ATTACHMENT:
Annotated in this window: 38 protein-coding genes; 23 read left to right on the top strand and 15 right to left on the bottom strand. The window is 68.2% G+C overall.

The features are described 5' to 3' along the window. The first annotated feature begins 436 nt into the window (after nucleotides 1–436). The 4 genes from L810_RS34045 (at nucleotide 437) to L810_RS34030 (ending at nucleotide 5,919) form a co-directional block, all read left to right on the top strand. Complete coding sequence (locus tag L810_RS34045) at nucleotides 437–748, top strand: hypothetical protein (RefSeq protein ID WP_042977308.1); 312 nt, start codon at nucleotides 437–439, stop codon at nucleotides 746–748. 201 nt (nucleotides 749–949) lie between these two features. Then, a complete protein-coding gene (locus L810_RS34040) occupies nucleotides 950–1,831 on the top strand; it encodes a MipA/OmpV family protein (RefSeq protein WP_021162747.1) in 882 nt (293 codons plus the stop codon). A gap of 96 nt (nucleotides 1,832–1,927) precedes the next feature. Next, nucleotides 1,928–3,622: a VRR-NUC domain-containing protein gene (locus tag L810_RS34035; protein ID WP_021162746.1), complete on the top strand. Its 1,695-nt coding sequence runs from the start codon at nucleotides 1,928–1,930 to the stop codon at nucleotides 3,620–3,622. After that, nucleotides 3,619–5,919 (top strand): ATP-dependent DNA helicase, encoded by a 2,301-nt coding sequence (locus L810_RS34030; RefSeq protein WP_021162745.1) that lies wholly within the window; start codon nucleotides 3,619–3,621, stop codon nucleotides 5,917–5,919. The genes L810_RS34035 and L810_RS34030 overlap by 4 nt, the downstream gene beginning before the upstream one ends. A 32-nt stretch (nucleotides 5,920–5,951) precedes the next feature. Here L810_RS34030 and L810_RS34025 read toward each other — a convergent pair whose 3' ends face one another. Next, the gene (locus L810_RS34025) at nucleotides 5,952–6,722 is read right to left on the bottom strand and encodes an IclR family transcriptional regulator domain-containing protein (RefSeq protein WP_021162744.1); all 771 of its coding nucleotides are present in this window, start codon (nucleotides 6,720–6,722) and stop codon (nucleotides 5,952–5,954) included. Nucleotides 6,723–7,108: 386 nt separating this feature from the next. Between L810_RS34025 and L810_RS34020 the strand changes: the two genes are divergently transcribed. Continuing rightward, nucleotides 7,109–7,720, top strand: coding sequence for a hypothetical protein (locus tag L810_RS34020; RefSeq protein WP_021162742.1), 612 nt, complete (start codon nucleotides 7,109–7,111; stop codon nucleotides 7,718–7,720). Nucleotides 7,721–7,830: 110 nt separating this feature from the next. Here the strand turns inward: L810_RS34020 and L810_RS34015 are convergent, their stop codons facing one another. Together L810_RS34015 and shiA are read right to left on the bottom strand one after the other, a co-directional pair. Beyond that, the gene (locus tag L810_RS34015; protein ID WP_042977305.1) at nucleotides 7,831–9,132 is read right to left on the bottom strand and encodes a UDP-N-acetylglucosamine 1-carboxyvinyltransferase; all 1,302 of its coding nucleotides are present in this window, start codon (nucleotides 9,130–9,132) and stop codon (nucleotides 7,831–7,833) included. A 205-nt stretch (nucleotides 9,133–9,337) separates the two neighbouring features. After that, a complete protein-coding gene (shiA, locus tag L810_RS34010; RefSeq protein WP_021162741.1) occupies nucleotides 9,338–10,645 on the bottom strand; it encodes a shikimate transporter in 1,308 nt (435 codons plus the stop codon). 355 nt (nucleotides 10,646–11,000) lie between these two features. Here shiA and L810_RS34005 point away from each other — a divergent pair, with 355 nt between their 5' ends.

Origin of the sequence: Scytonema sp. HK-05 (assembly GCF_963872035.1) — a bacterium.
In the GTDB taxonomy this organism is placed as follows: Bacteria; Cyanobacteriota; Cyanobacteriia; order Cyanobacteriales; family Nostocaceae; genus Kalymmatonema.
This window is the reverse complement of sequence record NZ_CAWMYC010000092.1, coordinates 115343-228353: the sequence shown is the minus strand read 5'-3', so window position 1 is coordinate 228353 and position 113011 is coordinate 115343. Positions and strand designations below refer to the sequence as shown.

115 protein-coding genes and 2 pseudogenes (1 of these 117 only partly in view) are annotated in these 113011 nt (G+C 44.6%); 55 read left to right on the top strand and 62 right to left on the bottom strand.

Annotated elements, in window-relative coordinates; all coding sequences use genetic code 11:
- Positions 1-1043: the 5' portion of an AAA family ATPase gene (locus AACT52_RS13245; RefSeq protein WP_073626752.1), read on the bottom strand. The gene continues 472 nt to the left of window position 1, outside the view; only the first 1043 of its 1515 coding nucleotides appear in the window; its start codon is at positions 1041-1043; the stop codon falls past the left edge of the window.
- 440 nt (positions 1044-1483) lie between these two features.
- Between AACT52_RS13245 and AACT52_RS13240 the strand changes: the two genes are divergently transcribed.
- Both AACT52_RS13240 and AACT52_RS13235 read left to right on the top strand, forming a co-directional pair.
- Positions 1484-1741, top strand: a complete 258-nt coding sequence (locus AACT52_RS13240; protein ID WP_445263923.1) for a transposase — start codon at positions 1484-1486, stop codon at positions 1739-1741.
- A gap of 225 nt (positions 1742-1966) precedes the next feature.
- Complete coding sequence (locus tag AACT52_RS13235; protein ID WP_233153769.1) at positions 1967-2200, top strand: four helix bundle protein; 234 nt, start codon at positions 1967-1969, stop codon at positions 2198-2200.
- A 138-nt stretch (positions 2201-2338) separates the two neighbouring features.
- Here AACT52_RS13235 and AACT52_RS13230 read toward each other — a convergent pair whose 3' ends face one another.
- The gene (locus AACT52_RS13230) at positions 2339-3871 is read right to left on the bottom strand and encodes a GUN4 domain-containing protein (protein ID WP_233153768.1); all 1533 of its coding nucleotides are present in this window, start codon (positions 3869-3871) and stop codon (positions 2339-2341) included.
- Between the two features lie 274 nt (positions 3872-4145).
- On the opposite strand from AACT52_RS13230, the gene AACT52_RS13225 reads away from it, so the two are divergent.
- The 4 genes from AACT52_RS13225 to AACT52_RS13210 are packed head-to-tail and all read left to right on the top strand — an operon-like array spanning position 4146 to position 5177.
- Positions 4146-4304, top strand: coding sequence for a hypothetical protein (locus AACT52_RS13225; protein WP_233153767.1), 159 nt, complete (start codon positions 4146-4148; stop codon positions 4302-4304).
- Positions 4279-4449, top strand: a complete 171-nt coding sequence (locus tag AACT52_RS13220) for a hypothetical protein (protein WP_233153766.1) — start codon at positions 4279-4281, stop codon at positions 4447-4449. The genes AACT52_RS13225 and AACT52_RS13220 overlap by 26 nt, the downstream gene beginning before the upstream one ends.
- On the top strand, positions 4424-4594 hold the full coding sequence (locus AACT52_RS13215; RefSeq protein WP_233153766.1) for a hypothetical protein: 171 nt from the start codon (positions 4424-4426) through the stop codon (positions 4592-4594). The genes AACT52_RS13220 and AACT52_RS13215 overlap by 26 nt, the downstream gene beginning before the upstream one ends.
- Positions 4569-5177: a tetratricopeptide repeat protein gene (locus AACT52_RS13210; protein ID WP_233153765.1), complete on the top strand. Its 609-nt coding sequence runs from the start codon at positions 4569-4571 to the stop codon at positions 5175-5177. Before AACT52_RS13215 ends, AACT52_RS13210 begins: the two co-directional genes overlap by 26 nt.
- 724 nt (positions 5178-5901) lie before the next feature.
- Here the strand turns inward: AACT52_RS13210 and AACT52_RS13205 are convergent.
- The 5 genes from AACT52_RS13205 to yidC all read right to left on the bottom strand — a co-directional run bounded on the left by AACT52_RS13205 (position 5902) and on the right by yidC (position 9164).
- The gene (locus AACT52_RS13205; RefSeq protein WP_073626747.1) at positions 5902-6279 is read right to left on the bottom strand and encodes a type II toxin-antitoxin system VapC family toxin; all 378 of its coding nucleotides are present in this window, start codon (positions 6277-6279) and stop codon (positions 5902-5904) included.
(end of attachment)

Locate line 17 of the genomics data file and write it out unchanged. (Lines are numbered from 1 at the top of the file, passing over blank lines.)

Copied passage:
- The gene (locus AACT52_RS13230) at positions 2339-3871 is read right to left on the bottom strand and encodes a GUN4 domain-containing protein (protein ID WP_233153768.1); all 1533 of its coding nucleotides are present in this window, start codon (positions 3869-3871) and stop codon (positions 2339-2341) included.